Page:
How IP Address Spoofing or Masquerading Works
This tutorial explains how an IP address spoofing or a masquerading attack works. Learn what IP address spoofing or masquerade attacks are and how they are mitigated.
What is IP address spoofing?
IP address spoofing is a technique in which a node transmits a data packet using someone else's IP address. The sender node hides (fakes or masks) its IP address with someone else's IP address. Typically, the sender node chooses an IP address that belongs to the destination node's network. IP address spoofing is also known as masquerading.
The basic concept of address spoofing
An IP address is a unique identity of a computer on a network. Computers use IP addresses to communicate or exchange data with other computers on the network. To transmit a large amount of data, a computer breaks the data stream into smaller packets and transmits each data packet separately.
Each data packet contains two types of address: source address and destination address. The source address represents the sender computer, and the destination address represents the recipient computer. When a computer receives a data packet, it uses the source address of the data packet to identify the sender's computer. To reply, the computer uses the source address of the packet as the destination address.
Since the destination computer uses the source address to reply, the sender computer can fake the source address to divert the reply to another address or computer. This technique is known as IP address spoofing or masquerading. Let's take a simple example to understand how it works.
Albert sends a letter to Nina. But instead of writing his name and address on the sender column, he writes the name and address of Peter. When Nina receives the letter, she reads the name of Peter on the sender column and thinks that Peter sent her a letter. So, she sends a reply to Peter. Peter receives a response letter from Nina. This technique is called address spoofing.
The following image shows an example of address spoofing.
How does an IP address spoofing attack work?
IP address spoofing works similarly to address spoofing. To launch an IP address spoofing attack, instead of using its own IP address, a node uses a different IP address in the source address field of the packet. The destination device replies to the modified source address. In this type of attack, the sender device or the hacker does not care about the return traffic. In other words, the sender device wants the destination device to reply but does not want to receive that reply.
Let's take an example to understand how it works.
A network uses 18.104.22.168/8 address space for its internal IP addressing. The network has a server. The IP address of the server is 22.214.171.124. The server is configured to reply only requests that come from the internal network. A hacker connects to the network. The hacker sends thousands of packets per second to the server system. The hacker uses the original address in the destination address field but, in the source address field, it uses an address that belongs to the address space of the server or the internal IP address of the network. When the server receives these packets, it assumes that they arrive from the internal network, and it replies to each packet.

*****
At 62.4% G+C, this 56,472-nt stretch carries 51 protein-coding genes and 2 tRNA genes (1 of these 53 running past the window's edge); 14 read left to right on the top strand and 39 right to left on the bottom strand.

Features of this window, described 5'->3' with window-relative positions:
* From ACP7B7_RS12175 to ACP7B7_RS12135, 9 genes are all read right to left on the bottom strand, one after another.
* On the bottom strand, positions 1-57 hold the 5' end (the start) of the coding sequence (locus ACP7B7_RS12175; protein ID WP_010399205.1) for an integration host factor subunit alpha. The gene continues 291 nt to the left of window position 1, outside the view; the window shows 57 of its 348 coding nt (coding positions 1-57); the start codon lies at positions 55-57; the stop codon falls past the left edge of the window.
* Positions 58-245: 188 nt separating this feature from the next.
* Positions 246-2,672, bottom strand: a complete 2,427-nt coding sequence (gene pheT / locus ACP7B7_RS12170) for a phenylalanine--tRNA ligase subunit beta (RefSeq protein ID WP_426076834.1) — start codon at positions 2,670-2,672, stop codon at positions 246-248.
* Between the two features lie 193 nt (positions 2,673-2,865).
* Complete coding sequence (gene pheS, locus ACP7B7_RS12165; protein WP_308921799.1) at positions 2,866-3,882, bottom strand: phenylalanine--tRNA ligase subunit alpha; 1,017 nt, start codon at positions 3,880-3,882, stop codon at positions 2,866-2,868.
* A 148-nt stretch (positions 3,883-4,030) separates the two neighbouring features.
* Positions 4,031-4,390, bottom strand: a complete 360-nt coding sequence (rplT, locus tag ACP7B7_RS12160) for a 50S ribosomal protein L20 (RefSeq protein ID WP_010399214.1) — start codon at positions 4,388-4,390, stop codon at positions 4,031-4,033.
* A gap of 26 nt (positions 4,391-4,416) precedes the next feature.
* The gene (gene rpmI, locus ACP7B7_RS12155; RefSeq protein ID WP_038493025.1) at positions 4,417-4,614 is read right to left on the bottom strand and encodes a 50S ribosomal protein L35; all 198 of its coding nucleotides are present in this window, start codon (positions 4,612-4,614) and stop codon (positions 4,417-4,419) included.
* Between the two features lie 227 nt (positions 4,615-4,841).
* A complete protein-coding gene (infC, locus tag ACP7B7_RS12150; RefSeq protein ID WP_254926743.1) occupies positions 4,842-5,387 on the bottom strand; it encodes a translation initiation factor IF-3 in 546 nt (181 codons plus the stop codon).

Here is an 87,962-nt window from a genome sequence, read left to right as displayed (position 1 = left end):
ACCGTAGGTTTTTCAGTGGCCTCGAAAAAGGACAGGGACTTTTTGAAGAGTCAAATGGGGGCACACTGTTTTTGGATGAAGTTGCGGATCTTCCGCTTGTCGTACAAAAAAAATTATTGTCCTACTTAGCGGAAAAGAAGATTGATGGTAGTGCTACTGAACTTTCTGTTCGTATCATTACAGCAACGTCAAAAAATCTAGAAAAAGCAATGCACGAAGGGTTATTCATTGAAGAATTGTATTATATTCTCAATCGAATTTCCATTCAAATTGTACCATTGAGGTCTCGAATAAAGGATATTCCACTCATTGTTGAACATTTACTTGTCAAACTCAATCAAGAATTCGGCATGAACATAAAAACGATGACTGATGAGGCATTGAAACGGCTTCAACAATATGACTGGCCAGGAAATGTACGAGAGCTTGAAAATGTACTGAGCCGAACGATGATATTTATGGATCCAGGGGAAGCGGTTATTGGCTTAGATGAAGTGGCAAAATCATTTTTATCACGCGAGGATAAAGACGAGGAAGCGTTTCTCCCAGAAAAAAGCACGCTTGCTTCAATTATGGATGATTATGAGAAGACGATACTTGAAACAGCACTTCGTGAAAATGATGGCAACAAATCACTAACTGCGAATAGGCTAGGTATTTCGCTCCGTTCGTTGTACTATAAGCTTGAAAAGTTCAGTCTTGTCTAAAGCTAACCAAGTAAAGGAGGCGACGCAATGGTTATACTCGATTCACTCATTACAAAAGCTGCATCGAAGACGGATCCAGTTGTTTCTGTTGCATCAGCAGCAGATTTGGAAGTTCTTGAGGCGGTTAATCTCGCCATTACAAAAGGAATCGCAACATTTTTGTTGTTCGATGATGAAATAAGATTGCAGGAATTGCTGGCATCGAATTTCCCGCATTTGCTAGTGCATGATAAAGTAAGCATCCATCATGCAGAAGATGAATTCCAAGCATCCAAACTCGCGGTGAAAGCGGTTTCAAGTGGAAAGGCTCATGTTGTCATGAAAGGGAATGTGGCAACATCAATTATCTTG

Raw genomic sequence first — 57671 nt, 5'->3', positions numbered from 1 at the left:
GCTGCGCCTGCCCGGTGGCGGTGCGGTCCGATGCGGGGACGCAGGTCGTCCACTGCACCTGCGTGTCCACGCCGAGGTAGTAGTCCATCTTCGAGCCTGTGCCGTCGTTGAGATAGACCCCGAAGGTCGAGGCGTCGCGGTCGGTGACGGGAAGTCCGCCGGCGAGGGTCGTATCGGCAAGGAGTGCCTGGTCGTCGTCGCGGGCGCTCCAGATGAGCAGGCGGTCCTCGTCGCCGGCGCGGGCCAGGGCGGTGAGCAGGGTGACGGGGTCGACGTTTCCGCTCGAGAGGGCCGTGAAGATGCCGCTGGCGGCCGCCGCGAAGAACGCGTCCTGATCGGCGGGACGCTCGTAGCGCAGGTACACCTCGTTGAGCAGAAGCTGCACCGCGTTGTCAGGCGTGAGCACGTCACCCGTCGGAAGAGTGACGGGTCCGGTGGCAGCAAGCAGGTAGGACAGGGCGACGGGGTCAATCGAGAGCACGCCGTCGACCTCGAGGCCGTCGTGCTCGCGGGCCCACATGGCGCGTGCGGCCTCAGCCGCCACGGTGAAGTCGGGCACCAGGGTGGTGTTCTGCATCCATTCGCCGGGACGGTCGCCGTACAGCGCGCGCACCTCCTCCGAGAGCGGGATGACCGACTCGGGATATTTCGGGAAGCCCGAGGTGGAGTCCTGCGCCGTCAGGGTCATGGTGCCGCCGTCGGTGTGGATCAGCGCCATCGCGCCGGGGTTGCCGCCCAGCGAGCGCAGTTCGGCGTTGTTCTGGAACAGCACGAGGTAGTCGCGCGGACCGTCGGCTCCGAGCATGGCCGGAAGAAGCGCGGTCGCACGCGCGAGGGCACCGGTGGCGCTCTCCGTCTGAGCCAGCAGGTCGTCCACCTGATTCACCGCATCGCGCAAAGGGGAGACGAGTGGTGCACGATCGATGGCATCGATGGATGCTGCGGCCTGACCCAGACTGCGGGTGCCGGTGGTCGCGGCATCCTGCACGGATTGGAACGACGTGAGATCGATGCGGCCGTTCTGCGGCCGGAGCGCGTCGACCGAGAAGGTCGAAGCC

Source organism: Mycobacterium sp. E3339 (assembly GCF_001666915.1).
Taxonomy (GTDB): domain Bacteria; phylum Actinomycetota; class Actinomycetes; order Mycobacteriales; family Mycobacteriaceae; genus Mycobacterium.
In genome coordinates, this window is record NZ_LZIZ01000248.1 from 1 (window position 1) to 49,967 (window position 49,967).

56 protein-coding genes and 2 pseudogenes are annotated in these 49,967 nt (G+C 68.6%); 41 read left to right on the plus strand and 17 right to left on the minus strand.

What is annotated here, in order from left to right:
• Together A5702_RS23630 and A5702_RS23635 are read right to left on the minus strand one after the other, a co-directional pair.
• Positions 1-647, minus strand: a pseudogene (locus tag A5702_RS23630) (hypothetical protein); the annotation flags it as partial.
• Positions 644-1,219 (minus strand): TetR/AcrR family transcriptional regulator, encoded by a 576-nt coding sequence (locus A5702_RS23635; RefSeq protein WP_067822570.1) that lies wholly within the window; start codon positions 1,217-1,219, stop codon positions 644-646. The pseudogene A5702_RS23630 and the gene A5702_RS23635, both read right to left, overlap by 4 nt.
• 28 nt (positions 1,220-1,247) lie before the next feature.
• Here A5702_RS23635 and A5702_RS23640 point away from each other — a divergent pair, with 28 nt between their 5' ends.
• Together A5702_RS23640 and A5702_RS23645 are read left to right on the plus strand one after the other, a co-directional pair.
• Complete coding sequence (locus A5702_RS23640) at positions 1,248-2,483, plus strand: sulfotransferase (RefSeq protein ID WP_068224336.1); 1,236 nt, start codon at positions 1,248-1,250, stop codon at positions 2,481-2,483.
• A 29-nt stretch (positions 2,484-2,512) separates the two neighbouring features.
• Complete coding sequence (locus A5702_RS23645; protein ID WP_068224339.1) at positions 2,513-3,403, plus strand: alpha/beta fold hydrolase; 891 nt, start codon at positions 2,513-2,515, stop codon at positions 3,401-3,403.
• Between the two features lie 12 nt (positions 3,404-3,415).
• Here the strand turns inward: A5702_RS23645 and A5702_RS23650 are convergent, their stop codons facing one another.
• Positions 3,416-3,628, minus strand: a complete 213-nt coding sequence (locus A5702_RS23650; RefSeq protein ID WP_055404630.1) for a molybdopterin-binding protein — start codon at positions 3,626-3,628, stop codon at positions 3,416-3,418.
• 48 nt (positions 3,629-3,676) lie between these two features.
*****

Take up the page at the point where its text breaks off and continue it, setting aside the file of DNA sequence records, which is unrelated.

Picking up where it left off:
The following image shows this example.
As you can see in the above image, the actual IP address of the source is 10.0.0.5 but, the hacker used the IP address 126.96.36.199 in the source address field of each packet. When these packets reach the server, the server assumes that they arrive from a host that belongs to the internal network. The server replies to each packet. When the replied packets reach host 188.8.131.52, the host ignores these packets as it did not request for them. This way, a hacker can engage both the server and the host at the same time.
This type of attack is mostly used as a DoS attack tool. In a DoS attack, a hacker engages a service in responding to fake requests so much that it does not have time to respond to genuine requests.
How to mitigate an IP address spoofing attack
To mitigate IP address spoofing attacks, an administrator can use a firewall. The administrator can configure the firewall to filter all incoming traffic. The administrator can create a rule on the firewall to deny all incoming packets that have an internal IP address in the source address field. This technique is known as ingress filtering.
The following image shows how ingress filtering protects the network from IP address spoofing attacks.
The administrator can also configure the firewall to filer the outgoing traffic. The administrator can create a rule to deny all outgoing packets that do not have a valid internal IP address in the source address field. This technique is known as egress filtering. The egress filtering blocks insider hosts from launching IP address spoofing attacks on external hosts.
The following image shows how egress filtering ensures that unauthorized traffic never leaves the internal network.
That's all for this tutorial. In this tutorial, we discussed how IP address spoofing attacks work and how to mitigate them.
By ComputerNetworkingNotes Updated on 2021-07-20 16:39:14 IST
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